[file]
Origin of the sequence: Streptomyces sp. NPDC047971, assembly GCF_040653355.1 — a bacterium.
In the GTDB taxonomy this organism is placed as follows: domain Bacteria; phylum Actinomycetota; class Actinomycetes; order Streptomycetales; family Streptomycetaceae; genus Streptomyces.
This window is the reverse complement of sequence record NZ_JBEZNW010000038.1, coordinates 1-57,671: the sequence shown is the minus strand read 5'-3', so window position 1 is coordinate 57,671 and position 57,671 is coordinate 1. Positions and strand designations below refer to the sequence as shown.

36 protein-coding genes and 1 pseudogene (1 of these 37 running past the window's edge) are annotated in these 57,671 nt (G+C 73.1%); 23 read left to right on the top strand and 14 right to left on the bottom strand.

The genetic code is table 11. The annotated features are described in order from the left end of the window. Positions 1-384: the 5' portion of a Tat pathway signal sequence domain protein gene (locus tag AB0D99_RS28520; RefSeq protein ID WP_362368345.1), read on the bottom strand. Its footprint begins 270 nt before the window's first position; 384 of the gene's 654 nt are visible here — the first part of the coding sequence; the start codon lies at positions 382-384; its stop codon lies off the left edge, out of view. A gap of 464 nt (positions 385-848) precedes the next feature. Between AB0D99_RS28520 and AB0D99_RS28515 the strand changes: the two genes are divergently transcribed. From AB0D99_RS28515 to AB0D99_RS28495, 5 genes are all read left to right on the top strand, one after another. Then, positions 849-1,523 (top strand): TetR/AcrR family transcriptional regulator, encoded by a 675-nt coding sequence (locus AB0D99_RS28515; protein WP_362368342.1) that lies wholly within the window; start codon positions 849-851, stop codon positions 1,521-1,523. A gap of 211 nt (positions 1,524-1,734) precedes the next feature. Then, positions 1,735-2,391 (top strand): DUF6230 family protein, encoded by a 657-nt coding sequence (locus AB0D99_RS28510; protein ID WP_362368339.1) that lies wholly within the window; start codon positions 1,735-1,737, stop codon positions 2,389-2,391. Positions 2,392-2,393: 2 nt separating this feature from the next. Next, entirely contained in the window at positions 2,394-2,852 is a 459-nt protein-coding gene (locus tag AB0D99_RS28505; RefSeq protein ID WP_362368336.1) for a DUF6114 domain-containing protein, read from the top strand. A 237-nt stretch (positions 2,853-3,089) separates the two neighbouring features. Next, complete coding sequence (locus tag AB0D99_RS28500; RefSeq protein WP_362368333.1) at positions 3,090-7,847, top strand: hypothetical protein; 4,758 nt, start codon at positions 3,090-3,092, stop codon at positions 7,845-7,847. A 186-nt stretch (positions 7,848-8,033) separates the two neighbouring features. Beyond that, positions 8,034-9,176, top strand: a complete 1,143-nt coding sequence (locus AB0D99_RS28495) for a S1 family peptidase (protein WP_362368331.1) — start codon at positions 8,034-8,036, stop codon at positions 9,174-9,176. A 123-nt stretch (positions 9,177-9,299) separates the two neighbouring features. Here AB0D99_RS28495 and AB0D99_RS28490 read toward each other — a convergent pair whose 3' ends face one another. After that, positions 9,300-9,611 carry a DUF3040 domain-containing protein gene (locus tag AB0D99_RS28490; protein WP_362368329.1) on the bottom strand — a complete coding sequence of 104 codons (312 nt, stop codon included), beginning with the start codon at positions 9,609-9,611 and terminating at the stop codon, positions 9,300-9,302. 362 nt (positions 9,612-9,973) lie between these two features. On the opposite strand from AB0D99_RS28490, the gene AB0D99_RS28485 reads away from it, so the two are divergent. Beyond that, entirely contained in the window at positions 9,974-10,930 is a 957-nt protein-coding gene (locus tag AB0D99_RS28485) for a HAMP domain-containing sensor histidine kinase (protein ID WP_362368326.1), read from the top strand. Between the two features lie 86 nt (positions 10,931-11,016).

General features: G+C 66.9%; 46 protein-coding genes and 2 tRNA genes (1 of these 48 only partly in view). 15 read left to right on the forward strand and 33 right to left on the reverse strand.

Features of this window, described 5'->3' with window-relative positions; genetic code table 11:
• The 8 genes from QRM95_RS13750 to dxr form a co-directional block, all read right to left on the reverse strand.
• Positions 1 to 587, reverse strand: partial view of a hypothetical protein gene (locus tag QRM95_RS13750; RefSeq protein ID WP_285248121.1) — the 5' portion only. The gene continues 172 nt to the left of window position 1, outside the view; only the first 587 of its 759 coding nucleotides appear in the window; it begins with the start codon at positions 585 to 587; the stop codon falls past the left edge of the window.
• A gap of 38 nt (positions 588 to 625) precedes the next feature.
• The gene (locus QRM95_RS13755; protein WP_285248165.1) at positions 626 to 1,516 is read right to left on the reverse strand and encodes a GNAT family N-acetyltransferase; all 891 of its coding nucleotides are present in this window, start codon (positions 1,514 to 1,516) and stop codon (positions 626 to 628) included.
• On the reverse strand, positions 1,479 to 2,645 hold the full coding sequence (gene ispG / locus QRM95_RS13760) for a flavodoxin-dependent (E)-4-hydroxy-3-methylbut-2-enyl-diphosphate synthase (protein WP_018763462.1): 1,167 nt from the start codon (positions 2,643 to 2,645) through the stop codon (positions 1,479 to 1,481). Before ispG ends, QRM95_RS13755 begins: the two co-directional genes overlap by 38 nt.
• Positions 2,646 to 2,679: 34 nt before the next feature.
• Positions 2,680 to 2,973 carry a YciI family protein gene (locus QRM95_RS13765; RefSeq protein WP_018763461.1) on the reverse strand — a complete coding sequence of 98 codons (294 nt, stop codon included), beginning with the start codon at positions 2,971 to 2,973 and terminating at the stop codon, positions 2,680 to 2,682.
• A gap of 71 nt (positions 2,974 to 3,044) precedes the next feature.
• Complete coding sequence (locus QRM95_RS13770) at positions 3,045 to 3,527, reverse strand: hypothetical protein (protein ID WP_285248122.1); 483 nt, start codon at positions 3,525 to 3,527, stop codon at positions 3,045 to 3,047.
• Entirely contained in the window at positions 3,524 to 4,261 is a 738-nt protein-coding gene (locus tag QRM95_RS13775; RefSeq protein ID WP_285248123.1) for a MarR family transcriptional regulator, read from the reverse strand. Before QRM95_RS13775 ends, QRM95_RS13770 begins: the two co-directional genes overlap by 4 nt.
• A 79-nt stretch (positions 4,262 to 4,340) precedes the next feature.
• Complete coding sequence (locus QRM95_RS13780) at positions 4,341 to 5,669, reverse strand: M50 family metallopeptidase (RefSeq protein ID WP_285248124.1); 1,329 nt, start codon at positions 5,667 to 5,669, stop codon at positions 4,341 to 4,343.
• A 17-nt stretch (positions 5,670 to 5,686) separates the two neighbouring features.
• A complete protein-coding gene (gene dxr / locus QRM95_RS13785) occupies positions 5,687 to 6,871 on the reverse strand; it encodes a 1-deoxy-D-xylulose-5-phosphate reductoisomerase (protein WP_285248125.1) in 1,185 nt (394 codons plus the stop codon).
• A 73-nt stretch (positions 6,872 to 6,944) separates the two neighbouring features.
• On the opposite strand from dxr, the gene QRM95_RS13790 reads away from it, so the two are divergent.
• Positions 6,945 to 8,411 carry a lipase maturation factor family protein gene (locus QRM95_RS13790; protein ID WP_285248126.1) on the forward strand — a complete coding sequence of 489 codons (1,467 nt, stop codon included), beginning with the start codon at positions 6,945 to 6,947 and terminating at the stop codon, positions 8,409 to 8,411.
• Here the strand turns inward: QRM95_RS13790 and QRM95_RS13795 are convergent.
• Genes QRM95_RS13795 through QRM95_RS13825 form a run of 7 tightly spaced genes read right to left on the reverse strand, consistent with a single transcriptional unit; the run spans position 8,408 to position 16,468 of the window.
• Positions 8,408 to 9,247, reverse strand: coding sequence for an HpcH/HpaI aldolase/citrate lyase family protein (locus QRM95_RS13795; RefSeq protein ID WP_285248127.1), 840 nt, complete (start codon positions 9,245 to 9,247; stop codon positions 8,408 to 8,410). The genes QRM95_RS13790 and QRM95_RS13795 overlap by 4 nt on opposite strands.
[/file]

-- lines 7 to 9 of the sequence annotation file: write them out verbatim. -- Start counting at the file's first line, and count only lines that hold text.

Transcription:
Features of this window, described 5'->3' with window-relative positions; genetic code table 11:
• The 8 genes from QRM95_RS13750 to dxr form a co-directional block, all read right to left on the reverse strand.
• Positions 1 to 587, reverse strand: partial view of a hypothetical protein gene (locus tag QRM95_RS13750; RefSeq protein ID WP_285248121.1) — the 5' portion only. The gene continues 172 nt to the left of window position 1, outside the view; only the first 587 of its 759 coding nucleotides appear in the window; it begins with the start codon at positions 585 to 587; the stop codon falls past the left edge of the window.